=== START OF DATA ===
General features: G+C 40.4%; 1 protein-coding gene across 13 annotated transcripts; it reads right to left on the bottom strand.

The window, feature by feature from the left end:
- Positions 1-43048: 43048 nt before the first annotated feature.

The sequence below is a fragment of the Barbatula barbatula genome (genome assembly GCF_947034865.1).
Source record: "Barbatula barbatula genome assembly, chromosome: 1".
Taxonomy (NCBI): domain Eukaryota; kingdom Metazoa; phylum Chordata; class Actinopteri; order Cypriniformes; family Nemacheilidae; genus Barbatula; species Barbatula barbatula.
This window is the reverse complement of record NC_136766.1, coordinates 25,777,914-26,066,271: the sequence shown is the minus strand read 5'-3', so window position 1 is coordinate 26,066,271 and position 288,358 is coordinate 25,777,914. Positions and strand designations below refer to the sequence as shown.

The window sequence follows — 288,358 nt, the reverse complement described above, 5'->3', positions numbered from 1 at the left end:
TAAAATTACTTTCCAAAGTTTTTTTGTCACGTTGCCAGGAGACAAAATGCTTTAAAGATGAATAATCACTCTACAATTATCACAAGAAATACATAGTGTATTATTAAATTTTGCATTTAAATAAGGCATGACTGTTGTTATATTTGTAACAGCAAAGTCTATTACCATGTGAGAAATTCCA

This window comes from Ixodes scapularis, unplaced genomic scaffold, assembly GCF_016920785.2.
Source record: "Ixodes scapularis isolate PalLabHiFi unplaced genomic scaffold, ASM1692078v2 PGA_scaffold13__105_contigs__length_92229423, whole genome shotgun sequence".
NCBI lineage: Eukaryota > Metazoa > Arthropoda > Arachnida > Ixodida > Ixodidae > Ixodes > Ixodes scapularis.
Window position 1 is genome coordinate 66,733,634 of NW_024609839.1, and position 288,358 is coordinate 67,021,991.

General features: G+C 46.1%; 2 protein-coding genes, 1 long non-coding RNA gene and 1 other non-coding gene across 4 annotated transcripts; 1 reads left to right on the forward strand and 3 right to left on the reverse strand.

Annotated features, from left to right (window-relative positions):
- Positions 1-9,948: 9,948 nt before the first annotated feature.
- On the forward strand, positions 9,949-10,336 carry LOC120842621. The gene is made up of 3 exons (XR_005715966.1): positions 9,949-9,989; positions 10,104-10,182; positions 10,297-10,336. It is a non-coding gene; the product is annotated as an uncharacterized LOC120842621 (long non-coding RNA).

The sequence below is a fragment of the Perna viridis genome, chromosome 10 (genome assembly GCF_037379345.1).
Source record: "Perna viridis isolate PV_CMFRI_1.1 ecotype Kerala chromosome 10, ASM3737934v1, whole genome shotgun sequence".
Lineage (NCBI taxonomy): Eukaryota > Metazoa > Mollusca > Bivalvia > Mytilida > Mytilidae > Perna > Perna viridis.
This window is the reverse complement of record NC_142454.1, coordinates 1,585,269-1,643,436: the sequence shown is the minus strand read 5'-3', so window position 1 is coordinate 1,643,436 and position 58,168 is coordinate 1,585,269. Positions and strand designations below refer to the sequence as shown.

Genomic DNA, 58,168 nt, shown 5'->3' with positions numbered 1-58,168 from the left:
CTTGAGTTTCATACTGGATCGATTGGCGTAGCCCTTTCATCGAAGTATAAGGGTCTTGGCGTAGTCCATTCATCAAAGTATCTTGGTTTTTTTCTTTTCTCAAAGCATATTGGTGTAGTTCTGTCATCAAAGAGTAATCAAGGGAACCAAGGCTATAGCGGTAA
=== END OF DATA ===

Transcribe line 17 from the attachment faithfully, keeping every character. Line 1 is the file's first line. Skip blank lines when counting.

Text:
- On the forward strand, positions 9,949-10,336 carry LOC120842621. The gene is made up of 3 exons (XR_005715966.1): positions 9,949-9,989; positions 10,104-10,182; positions 10,297-10,336. It is a non-coding gene; the product is annotated as an uncharacterized LOC120842621 (long non-coding RNA).